To offer in-person instruction in the spring, the University of Nebraska–Lincoln is planning a multi-layered, mandatory COVID-19 testing program for students, faculty and staff.
Announced Dec. 9, the saliva-based diagnostic testing program will be managed by the university through lab space in the Veterinary Diagnostic Center. It will offer multiple collection sites on City, East and Nebraska Innovation campuses; expected 24-hour return time on results; and a smartphone app that will permit access to campus buildings.
The free testing program follows recommendations made by the Lincoln-Lancaster County Health Department and is supported by the executive team of the Association of Students of the University of Nebraska.
Chancellor Ronnie Green said the mandatory testing and related protocols will help the university build upon success realized while offering in-person instruction in the fall.
“We remain committed to safely providing in-person educational experiences and to continuing our critical research and creative activity, as well as our vital outreach across Nebraska,” Green said. “These additional measures will help make our spring semester even more safe and successful.”
The testing program is required for faculty and staff who plan to come physically to the Lincoln campuses; students attending in-person classes; and all students living in Lincoln or Lancaster County, including those who are taking only online courses.
University employees not physically coming to the Lincoln campuses are not required to participate in the mandatory testing program. However, they must get tested within two weeks, ideally two to three days before, accessing any campus facility.
Exemptions will be available to those who have tested positive for COVID-19 in the previous 90 days and to those who have a substantiated medical reason for an exemption.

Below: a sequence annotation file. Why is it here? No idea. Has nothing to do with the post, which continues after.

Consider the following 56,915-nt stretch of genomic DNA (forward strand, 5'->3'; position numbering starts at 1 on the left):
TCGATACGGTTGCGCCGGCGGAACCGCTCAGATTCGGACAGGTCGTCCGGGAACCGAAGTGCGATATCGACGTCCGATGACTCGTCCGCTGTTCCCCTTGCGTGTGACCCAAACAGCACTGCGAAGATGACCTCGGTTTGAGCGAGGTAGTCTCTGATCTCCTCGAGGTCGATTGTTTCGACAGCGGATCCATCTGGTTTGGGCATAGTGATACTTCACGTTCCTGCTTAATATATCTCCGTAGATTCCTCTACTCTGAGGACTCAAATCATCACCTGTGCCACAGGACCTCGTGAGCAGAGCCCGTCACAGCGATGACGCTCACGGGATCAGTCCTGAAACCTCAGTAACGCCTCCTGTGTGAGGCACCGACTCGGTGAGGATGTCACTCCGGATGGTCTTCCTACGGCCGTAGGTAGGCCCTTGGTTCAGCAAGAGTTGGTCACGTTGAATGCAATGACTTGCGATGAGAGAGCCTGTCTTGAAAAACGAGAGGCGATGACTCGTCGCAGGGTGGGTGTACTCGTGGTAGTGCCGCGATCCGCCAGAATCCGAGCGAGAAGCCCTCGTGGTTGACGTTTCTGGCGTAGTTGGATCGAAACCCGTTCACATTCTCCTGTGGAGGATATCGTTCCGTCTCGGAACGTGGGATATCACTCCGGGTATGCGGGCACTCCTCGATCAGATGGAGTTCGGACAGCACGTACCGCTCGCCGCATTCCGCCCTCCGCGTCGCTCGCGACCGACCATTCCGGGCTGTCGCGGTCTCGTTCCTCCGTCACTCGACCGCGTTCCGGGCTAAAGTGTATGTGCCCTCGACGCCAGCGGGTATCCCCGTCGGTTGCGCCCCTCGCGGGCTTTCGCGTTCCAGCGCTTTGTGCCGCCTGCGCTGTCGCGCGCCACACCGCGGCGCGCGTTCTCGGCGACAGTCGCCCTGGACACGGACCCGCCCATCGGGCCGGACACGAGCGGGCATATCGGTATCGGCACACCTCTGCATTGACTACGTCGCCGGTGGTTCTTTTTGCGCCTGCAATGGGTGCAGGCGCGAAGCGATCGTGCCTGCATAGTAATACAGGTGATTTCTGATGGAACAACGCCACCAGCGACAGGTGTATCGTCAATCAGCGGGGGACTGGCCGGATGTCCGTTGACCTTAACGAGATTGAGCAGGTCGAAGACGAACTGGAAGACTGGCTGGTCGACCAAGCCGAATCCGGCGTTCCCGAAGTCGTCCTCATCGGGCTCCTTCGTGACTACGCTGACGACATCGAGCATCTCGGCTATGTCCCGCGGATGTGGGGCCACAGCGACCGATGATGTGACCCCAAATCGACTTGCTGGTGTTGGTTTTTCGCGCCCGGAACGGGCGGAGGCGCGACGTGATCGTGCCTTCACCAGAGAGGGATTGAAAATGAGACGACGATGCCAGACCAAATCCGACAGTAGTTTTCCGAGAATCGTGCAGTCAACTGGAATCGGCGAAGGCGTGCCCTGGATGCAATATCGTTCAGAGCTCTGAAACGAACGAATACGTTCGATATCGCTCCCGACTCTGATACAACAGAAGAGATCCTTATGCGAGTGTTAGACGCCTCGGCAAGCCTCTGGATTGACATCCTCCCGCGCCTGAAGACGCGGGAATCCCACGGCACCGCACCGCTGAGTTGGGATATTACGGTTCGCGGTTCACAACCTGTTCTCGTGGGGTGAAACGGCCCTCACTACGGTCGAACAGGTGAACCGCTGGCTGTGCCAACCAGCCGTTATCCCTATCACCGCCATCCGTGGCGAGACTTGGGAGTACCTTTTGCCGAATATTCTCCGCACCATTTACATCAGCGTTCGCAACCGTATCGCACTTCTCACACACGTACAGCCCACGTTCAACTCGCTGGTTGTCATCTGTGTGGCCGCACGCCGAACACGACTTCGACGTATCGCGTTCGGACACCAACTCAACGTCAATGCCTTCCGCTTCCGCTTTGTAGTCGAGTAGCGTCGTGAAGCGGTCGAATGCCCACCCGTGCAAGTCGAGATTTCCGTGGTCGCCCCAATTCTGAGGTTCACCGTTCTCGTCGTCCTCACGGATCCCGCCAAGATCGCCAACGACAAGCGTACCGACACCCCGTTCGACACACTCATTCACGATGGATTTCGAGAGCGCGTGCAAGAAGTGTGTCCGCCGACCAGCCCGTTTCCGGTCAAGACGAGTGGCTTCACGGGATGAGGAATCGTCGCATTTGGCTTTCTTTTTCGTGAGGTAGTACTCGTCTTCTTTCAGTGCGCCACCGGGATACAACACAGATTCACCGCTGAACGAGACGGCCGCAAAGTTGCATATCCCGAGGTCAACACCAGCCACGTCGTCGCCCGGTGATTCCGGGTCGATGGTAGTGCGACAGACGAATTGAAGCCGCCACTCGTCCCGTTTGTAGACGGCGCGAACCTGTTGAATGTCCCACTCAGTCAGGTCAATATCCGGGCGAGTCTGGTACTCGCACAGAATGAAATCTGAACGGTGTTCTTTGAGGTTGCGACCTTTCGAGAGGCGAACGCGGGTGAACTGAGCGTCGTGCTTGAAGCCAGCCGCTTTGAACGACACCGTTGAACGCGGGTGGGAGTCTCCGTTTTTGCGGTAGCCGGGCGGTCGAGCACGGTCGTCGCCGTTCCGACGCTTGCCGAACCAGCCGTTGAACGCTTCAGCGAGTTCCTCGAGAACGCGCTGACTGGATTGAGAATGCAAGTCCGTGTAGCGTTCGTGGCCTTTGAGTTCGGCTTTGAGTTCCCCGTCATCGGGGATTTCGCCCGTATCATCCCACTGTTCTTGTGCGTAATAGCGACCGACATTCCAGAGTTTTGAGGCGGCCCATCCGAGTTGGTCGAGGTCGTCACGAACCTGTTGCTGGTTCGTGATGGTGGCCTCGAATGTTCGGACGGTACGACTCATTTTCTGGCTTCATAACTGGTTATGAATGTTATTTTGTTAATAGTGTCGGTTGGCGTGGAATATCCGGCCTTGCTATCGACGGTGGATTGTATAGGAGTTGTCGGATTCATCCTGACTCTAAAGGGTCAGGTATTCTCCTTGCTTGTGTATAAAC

All members of the campus community will be tested prior to the start of classes on Jan. 25 and every two weeks thereafter. Anyone who is required to take part in the testing program but fails to follow protocols will not have access to campus buildings and may face disciplinary action.
The university is working with Big Ten colleagues at the University of Illinois to finalize a smartphone app that will connect to individual testing results. Students, faculty and staff will use the app (or a printable option) to show a negative test result to wellness attendants stationed at campus building entrances. The wellness attendants will not grant access to any student, faculty and staff who are unable to show a current test result or those who test positive for the virus.
Students will also be required to complete the Spring 2021 Cornhusker Commitment, which is an affirmative agreement to adhere to the university’s testing program and health/safety measures. The updated Cornhusker Commitment is available for review online and will be available in MyRED for completion in January.
University leaders are also seeking members of the campus community who could temporarily redeploy and help staff testing sites, diagnostic center and conduct contact tracing.
“Standing up this capability is a major undertaking, and we need immediate staffing help,” Green said. “These are temporary assignments ranging from one to more than four months depending on the role and availability of the individual.”
Employees must get supervisory permission before pursuing a redeployment to assist with the testing program. Some positions are open to student workers. Learn more about the work and positions available.
Additional details about the spring semester’s testing program and app will be announced in January. Available information, including a list of frequently asked questions, is available on the university’s COVID-19 website.